In Part 2, we’re going to take a look at what an FLL team gets out of the experience. Every student goes home with a medal for participation, and some earn trophies as well. But what do students really take home with them in terms of learning and experience?
As we mentioned in Part 1 of our series, we interviewed coaches at the recent FLL Pittsburgh Regional Championship, and found FLL to be a runaway success at creating an authentic environment for learning 21st Century workplace skills. Now let’s look at what students might learn from FLL in terms of the STEM disciplines: Science, Technology, Engineering, and Mathematics, and lasting connections to learning.
Most coaches pointed immediately to the research presentation as being the key conduit for Science learning. In doing the research on their topics, students needed to develop a strong understanding of central topics such as energy flow (science) and interpreting schematics (engineering). Communicating that knowledge in a coherent presentation was, of course, a great exercise in technical communication.
The most commonly identified “Math moments” occurred on the robot building and programming side. Coaches frequently cited instances where students tried (sometimes successfully, sometimes not) to establish a structured understanding of one of two key robot ratios: the ratio of wheel size to distance traveled, or the ratio of wheel rotations to distance traveled. A few coaches mentioned angles as a useful topic of discussion.
An interesting trend emerged in teams’ solutions to the need for technical knowledge of programming: peer mentoring. Perhaps half the coaches acknowledged that they themselves had limited or no knowledge of how to program the robot, and instead relied exclusively on key students in their organizations to both do the programming and pass their knowledge on to younger students.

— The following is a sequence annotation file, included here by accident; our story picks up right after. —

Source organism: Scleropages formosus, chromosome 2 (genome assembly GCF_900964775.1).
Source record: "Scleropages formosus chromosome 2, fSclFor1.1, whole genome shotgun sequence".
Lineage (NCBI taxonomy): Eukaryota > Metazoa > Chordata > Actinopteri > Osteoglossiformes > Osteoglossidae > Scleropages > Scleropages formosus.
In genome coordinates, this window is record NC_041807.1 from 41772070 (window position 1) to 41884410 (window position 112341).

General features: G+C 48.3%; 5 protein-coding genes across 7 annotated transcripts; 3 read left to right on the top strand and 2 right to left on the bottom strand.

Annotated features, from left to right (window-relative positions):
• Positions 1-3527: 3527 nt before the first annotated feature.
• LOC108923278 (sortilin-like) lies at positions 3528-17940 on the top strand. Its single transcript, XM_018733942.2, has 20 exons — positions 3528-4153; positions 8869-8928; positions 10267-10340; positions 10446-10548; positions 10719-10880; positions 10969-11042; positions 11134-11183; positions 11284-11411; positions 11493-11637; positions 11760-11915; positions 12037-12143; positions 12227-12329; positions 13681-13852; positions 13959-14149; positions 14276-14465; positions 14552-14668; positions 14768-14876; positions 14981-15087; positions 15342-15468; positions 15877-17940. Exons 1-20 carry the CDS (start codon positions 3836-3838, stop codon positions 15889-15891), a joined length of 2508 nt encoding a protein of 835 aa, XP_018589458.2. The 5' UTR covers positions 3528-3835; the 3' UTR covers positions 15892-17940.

Of the coaches who did have programming expertise or training, only a few did much formal preparation with their students. Most organized a short (day or week-long) programming training session, typically with a combination of their own homemade materials and the sample programs built into the MINDSTORMS Programming Software. A few groups used prepared curriculum from the CMU Robotics Academy’s “Robotics Engineering” series, and one or two used Robotics Academy “Camp-on-a-Disk” products.
The amount of Engineering process that groups employed varied greatly. Some teams were quite rigorous, starting with an analysis of the functional requirements of the problem, then identifying key capabilities that their robots would need, and producing multiple robot prototypes that fulfilled those requirements. The prototypes were then demonstrated, and students debated which designs or design characteristics they wished to use for the final version, based on the technical merits of each.
The more common pattern for robot design, however, was for groups to start with basic models built from provided directions (from curriculum or the internet) and modify them to suit the needs of the challenge. This is altogether not that unlike the way many real-world products are created; sometimes the wheel just doesn’t need to be reinvented.